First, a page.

Deciding on a major always requires advice from professionals. When you start college, you’re assigned an adviser. Start talking with that person right away about a major. This adviser may send you to other advisers around campus. What’s more, all colleges have counseling centers and career offices with advisers to help you. And, of course, there are professors in major departments who can tell you about a certain major. Go talk to these people. Using you communication skills is essential to finding the right academic direction for yourself.
Selecting a major that you really like is a crucial goal. And goals such as getting the most out of that major and your college education help you achieve even longer-term goals, like these:
- What are you going to do after you earn your degree? What comes next? You need to start thinking about a career and setting goals to get there.
- What kind of job would you like for yourself? Do you see yourself working in areas of business, technology, education, law, medicine, social service?
- The goal of deciding on a career area for yourself, even if it’s fairly general, affects so many of your other goals. Particular career areas might require particular majors and degree programs. You want to get started taking these courses as soon as possible, so you graduate on time.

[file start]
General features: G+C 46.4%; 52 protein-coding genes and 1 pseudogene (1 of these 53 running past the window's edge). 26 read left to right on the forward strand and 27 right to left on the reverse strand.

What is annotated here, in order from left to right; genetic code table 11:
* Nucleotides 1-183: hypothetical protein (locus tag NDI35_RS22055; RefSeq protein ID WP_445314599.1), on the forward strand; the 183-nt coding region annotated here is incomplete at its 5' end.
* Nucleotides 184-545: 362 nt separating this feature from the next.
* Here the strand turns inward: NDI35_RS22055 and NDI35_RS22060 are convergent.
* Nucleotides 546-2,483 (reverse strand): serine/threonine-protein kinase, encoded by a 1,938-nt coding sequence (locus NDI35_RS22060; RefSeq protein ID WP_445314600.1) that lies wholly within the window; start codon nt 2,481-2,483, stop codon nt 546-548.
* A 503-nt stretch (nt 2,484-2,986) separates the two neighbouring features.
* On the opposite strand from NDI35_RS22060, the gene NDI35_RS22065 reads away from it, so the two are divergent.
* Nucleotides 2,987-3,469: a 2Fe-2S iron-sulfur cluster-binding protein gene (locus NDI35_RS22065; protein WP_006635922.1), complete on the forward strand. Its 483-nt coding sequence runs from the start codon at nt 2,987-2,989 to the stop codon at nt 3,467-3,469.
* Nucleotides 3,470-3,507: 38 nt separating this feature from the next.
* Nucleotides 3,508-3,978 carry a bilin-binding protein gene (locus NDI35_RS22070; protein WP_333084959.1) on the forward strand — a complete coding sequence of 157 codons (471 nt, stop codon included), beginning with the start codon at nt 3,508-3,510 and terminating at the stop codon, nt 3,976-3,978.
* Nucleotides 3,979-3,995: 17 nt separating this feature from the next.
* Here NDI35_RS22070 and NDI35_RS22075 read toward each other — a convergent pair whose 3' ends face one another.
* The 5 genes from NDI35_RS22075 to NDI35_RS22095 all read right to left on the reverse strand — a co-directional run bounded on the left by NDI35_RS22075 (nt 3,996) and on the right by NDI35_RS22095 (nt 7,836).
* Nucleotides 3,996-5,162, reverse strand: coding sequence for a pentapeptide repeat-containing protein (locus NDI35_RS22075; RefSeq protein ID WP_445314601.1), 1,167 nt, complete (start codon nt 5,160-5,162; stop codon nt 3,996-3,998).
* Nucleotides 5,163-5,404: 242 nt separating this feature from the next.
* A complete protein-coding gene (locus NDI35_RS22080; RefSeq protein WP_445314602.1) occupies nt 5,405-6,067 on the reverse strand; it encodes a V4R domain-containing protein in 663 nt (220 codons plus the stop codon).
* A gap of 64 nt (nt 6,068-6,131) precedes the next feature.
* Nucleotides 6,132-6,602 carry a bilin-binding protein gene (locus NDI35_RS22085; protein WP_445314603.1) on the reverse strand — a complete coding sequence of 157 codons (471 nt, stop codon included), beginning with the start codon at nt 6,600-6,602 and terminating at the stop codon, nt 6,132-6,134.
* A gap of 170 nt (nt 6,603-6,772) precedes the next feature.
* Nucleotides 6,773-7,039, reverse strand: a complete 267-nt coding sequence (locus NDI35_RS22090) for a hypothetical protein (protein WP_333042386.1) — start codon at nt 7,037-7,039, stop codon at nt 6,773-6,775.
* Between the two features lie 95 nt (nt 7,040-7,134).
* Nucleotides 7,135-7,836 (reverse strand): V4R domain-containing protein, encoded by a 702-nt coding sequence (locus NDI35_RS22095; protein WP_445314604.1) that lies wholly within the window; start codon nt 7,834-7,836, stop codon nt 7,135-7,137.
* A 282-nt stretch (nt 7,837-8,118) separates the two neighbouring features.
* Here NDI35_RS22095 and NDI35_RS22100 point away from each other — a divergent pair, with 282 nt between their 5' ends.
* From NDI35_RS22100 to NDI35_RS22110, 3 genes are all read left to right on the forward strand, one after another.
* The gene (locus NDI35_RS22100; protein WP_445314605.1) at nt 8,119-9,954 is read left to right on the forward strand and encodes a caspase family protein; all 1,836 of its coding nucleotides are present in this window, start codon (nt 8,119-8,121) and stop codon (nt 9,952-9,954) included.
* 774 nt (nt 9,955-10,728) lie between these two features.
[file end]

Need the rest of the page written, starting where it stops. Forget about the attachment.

Also consider this point. Liberal Arts majors are usually not “career specific.” That means starting even earlier to set long-term goals for yourself. You may want to supplement your major by taking specialized business, media, or technology courses. Or you might plan for continuing your education beyond college to take “career directed” courses, or graduate programs, or professional programs, like law school.
Your goals empower you
Goals keep you focused, and they motivate you. Successful students use goals every day as a means to graduate on time and bring them closer to the future they desire.
College is a turning point in your life. A successful college education will determine whether you’ll have a direction in life to pursue, or if you’ll always be wandering around hoping something “will come to you.” You have to find your future for yourself, and the only way to do it intelligently is to set your sights on taking college seriously. Get the best education you can, and graduate on time with a great degree — a great academic credential that will open doors to your adulthood.